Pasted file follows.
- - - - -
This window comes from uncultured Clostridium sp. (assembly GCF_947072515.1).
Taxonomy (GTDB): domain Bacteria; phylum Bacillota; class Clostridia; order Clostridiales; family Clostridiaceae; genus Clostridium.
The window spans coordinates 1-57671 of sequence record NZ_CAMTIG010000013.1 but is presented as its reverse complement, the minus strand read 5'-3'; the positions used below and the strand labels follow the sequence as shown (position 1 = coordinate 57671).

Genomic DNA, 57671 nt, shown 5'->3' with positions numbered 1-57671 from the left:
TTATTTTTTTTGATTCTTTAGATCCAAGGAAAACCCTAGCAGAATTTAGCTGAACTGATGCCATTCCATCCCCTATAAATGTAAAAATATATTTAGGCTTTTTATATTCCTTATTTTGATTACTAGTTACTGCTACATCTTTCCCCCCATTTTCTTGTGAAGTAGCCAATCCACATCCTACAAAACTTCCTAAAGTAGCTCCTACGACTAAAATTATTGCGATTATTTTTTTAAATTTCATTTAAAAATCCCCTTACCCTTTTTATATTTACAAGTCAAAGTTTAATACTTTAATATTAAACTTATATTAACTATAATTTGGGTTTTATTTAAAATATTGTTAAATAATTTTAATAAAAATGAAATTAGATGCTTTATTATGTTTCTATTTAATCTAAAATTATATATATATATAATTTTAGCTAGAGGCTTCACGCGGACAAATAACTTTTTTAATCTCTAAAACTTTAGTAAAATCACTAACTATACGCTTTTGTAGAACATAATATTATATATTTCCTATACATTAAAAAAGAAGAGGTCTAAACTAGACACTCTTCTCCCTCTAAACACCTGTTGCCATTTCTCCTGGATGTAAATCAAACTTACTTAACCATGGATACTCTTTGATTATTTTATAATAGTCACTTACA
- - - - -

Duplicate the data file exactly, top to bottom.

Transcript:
This window comes from uncultured Clostridium sp. (assembly GCF_947072515.1).
Taxonomy (GTDB): domain Bacteria; phylum Bacillota; class Clostridia; order Clostridiales; family Clostridiaceae; genus Clostridium.
The window spans coordinates 1-57671 of sequence record NZ_CAMTIG010000013.1 but is presented as its reverse complement, the minus strand read 5'-3'; the positions used below and the strand labels follow the sequence as shown (position 1 = coordinate 57671).

Genomic DNA, 57671 nt, shown 5'->3' with positions numbered 1-57671 from the left:
TTATTTTTTTTGATTCTTTAGATCCAAGGAAAACCCTAGCAGAATTTAGCTGAACTGATGCCATTCCATCCCCTATAAATGTAAAAATATATTTAGGCTTTTTATATTCCTTATTTTGATTACTAGTTACTGCTACATCTTTCCCCCCATTTTCTTGTGAAGTAGCCAATCCACATCCTACAAAACTTCCTAAAGTAGCTCCTACGACTAAAATTATTGCGATTATTTTTTTAAATTTCATTTAAAAATCCCCTTACCCTTTTTATATTTACAAGTCAAAGTTTAATACTTTAATATTAAACTTATATTAACTATAATTTGGGTTTTATTTAAAATATTGTTAAATAATTTTAATAAAAATGAAATTAGATGCTTTATTATGTTTCTATTTAATCTAAAATTATATATATATATAATTTTAGCTAGAGGCTTCACGCGGACAAATAACTTTTTTAATCTCTAAAACTTTAGTAAAATCACTAACTATACGCTTTTGTAGAACATAATATTATATATTTCCTATACATTAAAAAAGAAGAGGTCTAAACTAGACACTCTTCTCCCTCTAAACACCTGTTGCCATTTCTCCTGGATGTAAATCAAACTTACTTAACCATGGATACTCTTTGATTATTTTATAATAGTCACTTACA